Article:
WithAll Blog


5 Phrases to Say to Kids and Why They Matter

Feb 11, 2021

It’s valuable that children know you accept them for who they are. Decades of research have shown that how adults talk to kids about food and body has a direct influence on their self-concept. A child with a poor self-concept is more likely to experience negative physical and mental health consequences. Telling the kids in your life “You’re wonderful as you are” builds them up.

“Food is the fuel your body and brain need to power your day.”

We live in a diet-obsessed culture where kids overhear endless messages about counting calories, restricting food groups, and good or bad foods. Instead, they need to hear more about balance and variety. Let them know that food is what gives them the energy to do the things they love.

“Healthy bodies come in all shapes and sizes.”

Dislike of one’s body can start at a young age and can contribute to low self-esteem, shame, and unhealthy eating behaviors as kids grow. Let kids know that the size and shape of their bodies aren’t what makes them healthy, strong, or beautiful. Positively speak about your own body and focus on what bodies help us do. “I’m grateful for my legs because I can run fast.”

“When you eat, listen to your stomach. It will tell you when to stop.”

Research shows that associating food with things other than sensations of hunger or fullness can negatively impact a child’s ability to self-regulate how much they eat. Instead of using food as a reward or comfort, or making kids be part of the “clean plate club”, encourage them to listen to their bodies when they eat. Model this by saying things like “My stomach feels full. I don’t need to eat more right now.”

“You look [emotion]. How do you feel?”

Focusing on how kids feel rather than on how they look helps them understand that what’s on the inside is what matters. Instead of saying “You look so cute today”, try focusing on the emotion you see them expressing: “You look sad [happy] [excited]. How do you feel?”


What to Say Coaches Challenge

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Take The Pledge

THE PLEDGE: I believe that words matter. I want to make a positive impact on the kids in my life by stopping harmful diet and weight talk. I am committed to making sure that every child gets a chance to develop healthy relationships with food and body.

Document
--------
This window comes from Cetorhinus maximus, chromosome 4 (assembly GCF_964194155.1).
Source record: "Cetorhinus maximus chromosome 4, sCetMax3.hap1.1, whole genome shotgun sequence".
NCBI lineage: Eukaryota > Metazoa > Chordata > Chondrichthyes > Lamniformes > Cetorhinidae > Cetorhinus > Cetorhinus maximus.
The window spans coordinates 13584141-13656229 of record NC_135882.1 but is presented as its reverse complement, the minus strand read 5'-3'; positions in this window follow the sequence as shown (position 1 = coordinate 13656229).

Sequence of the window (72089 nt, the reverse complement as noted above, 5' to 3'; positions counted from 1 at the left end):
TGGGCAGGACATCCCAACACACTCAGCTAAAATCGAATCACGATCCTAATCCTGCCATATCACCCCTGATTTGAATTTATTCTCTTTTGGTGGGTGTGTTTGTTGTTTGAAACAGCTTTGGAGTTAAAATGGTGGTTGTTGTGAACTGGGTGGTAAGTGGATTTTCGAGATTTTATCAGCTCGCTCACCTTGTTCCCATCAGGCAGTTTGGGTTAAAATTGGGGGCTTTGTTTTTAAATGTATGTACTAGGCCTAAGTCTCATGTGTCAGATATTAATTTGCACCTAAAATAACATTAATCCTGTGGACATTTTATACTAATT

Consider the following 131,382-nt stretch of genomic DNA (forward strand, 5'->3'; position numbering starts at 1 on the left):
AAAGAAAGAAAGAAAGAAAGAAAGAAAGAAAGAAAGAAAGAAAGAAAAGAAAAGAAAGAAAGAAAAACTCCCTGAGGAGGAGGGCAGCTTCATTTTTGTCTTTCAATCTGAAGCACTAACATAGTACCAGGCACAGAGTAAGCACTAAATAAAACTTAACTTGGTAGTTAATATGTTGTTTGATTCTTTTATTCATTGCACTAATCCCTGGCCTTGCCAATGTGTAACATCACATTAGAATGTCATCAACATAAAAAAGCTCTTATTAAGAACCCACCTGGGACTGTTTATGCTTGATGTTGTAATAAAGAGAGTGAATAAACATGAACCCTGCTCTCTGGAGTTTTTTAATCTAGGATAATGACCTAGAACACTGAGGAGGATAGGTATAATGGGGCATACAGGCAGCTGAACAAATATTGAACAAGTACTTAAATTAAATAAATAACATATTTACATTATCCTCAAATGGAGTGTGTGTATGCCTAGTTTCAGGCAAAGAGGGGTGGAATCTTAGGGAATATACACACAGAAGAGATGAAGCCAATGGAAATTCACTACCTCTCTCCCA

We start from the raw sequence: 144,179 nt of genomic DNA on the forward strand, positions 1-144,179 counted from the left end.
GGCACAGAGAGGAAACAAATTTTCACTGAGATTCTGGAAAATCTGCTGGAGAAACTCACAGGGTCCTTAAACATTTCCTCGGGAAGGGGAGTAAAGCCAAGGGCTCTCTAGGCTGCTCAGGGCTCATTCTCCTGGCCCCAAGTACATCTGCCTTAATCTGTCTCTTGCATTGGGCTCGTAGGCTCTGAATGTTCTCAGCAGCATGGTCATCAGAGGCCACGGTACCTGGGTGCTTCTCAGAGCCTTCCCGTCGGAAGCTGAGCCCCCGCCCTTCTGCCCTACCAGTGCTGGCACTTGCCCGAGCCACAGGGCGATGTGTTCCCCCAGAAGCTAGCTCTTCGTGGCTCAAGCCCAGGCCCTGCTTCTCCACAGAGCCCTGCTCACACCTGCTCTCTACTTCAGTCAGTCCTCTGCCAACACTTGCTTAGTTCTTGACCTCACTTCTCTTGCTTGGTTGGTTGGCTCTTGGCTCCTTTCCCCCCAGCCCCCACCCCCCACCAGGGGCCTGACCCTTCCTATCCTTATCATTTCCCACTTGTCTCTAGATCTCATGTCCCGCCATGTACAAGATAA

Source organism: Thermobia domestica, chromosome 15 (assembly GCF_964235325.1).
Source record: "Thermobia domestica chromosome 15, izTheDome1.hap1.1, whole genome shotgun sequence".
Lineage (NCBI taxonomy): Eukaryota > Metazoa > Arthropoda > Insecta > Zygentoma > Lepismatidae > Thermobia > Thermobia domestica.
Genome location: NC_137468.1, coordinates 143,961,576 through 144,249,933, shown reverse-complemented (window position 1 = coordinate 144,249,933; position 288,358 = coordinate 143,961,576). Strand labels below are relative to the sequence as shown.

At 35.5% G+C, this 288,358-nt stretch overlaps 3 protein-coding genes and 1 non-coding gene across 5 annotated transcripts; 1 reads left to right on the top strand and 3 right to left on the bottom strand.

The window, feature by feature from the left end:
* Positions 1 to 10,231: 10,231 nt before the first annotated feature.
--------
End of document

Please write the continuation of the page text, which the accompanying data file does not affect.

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Shannon assists with the logistics of development and operations and making every day run as smoothly as possible. Her day-to-day focuses on our Recovery Support Program, budget management, events, and administrative support. She enjoys being part of the nonprofit world and finding ways to help enhance the organization. She has a heart for serving others and helping people succeed.

Shannon has a Bachelor of Arts degree in Health & Exercise Science from Gustavus Adolphus College and a Master’s in Public Health (MPH) from Walden University.

Outside of work, you can find Shannon chasing her two girls around, attending sporting events and finding the next brewery or winery to explore.

Lindsay leads our operations, programming, fundraising, and communications to better fulfill our mission. She enjoys engaging with our supporters and stakeholders to build stronger connections to our work. Outside the office, you can find her planning her next trip, exploring the Twin Cities, or reading her book club’s latest pick.

With ten years of experience in nonprofit and foundation administration, Lindsay is a creative project manager working to strengthen all our operations. She loves being a part of a team deeply dedicated to discovering innovative and effective strategies to end eating disorders and is excited to invite others into this important work. Efficient and collaborative, she executes activity across all operations, including fundraising, events, communications, and programming. Lindsay has a bachelor’s degree in public relations from the University of Northwestern, St. Paul, and a fundraising certificate from the University of St. Thomas. She and her family live in Richfield, MN.

As Executive Director, Lisa leads WithAll’s strategic growth as a sustainable social enterprise dedicated to the prevention of and healing from eating disorders.

Lisa has more than 20 years of experience in public affairs, community relations, and law, and nearly 15 years of experience in non-profit leadership, most recently at Minnesota Public Radio/American Public Media. She is a graduate of Mitchell Hamline School of Law, a member of the Minnesota Bar, and a Minnesota Supreme Court appointee to Minnesota’s Lawyers Professional Responsibility Board. She volunteers with her daughter’s school and with youth sports.

Lisa does this work because she knows eating disorders are not a choice; they are deadly, and they are everywhere. She also knows kids are not born with harmful thoughts and actions around food or their body—and it’s our job as adults to keep it this way so they can focus their precious brains and time on things that matter.

Lisa finds laughter, all children, and the numerous variations of sparkling water to be delightful.